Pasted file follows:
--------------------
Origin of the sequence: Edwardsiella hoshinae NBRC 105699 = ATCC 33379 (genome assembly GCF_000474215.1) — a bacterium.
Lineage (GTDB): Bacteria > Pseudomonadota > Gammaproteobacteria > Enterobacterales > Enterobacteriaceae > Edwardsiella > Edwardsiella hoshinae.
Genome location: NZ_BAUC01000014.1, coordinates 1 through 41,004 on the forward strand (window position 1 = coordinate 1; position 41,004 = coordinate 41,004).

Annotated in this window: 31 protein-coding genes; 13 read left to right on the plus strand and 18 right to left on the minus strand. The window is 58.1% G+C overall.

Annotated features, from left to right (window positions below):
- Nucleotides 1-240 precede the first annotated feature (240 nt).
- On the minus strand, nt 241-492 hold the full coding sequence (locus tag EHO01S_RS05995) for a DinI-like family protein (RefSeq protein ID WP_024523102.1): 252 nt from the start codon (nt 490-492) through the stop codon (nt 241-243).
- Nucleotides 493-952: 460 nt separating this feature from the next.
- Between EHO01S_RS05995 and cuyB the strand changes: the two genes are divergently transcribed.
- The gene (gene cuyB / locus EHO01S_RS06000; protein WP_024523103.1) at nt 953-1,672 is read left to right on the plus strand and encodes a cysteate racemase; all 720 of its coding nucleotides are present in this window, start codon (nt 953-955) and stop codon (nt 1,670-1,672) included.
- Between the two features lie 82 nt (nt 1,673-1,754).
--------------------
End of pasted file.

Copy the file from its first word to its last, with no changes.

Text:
Origin of the sequence: Edwardsiella hoshinae NBRC 105699 = ATCC 33379 (genome assembly GCF_000474215.1) — a bacterium.
Lineage (GTDB): Bacteria > Pseudomonadota > Gammaproteobacteria > Enterobacterales > Enterobacteriaceae > Edwardsiella > Edwardsiella hoshinae.
Genome location: NZ_BAUC01000014.1, coordinates 1 through 41,004 on the forward strand (window position 1 = coordinate 1; position 41,004 = coordinate 41,004).

Annotated in this window: 31 protein-coding genes; 13 read left to right on the plus strand and 18 right to left on the minus strand. The window is 58.1% G+C overall.

Annotated features, from left to right (window positions below):
- Nucleotides 1-240 precede the first annotated feature (240 nt).
- On the minus strand, nt 241-492 hold the full coding sequence (locus tag EHO01S_RS05995) for a DinI-like family protein (RefSeq protein ID WP_024523102.1): 252 nt from the start codon (nt 490-492) through the stop codon (nt 241-243).
- Nucleotides 493-952: 460 nt separating this feature from the next.
- Between EHO01S_RS05995 and cuyB the strand changes: the two genes are divergently transcribed.
- The gene (gene cuyB / locus EHO01S_RS06000; protein WP_024523103.1) at nt 953-1,672 is read left to right on the plus strand and encodes a cysteate racemase; all 720 of its coding nucleotides are present in this window, start codon (nt 953-955) and stop codon (nt 1,670-1,672) included.
- Between the two features lie 82 nt (nt 1,673-1,754).